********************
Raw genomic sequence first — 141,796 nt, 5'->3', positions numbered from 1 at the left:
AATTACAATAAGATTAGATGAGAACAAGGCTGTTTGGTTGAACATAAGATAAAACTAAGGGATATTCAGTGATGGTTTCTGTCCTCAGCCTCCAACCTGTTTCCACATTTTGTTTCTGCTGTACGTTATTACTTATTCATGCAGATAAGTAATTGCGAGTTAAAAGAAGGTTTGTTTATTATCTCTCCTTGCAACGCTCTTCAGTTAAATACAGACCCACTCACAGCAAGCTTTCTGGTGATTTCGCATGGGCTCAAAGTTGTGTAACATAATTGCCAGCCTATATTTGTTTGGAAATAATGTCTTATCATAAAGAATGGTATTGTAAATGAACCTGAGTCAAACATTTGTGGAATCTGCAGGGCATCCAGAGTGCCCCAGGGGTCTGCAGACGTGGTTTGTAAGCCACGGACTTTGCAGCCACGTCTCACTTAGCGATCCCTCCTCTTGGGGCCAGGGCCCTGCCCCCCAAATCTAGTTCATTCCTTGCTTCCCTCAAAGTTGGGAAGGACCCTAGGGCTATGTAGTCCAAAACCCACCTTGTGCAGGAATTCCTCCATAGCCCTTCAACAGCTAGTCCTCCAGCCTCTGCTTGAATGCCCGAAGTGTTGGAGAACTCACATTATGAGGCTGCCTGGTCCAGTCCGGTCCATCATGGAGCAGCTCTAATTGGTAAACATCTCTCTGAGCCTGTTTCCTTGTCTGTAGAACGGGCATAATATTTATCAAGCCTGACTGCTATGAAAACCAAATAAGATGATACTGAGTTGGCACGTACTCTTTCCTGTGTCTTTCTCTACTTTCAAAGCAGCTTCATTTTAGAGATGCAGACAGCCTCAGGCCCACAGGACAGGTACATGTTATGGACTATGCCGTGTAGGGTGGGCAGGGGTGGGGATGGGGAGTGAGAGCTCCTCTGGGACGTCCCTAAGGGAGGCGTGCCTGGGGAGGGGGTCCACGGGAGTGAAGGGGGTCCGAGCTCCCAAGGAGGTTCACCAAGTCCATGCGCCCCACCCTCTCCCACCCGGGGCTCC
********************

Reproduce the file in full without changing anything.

Raw genomic sequence first — 141,796 nt, 5'->3', positions numbered from 1 at the left:
AATTACAATAAGATTAGATGAGAACAAGGCTGTTTGGTTGAACATAAGATAAAACTAAGGGATATTCAGTGATGGTTTCTGTCCTCAGCCTCCAACCTGTTTCCACATTTTGTTTCTGCTGTACGTTATTACTTATTCATGCAGATAAGTAATTGCGAGTTAAAAGAAGGTTTGTTTATTATCTCTCCTTGCAACGCTCTTCAGTTAAATACAGACCCACTCACAGCAAGCTTTCTGGTGATTTCGCATGGGCTCAAAGTTGTGTAACATAATTGCCAGCCTATATTTGTTTGGAAATAATGTCTTATCATAAAGAATGGTATTGTAAATGAACCTGAGTCAAACATTTGTGGAATCTGCAGGGCATCCAGAGTGCCCCAGGGGTCTGCAGACGTGGTTTGTAAGCCACGGACTTTGCAGCCACGTCTCACTTAGCGATCCCTCCTCTTGGGGCCAGGGCCCTGCCCCCCAAATCTAGTTCATTCCTTGCTTCCCTCAAAGTTGGGAAGGACCCTAGGGCTATGTAGTCCAAAACCCACCTTGTGCAGGAATTCCTCCATAGCCCTTCAACAGCTAGTCCTCCAGCCTCTGCTTGAATGCCCGAAGTGTTGGAGAACTCACATTATGAGGCTGCCTGGTCCAGTCCGGTCCATCATGGAGCAGCTCTAATTGGTAAACATCTCTCTGAGCCTGTTTCCTTGTCTGTAGAACGGGCATAATATTTATCAAGCCTGACTGCTATGAAAACCAAATAAGATGATACTGAGTTGGCACGTACTCTTTCCTGTGTCTTTCTCTACTTTCAAAGCAGCTTCATTTTAGAGATGCAGACAGCCTCAGGCCCACAGGACAGGTACATGTTATGGACTATGCCGTGTAGGGTGGGCAGGGGTGGGGATGGGGAGTGAGAGCTCCTCTGGGACGTCCCTAAGGGAGGCGTGCCTGGGGAGGGGGTCCACGGGAGTGAAGGGGGTCCGAGCTCCCAAGGAGGTTCACCAAGTCCATGCGCCCCACCCTCTCCCACCCGGGGCTCC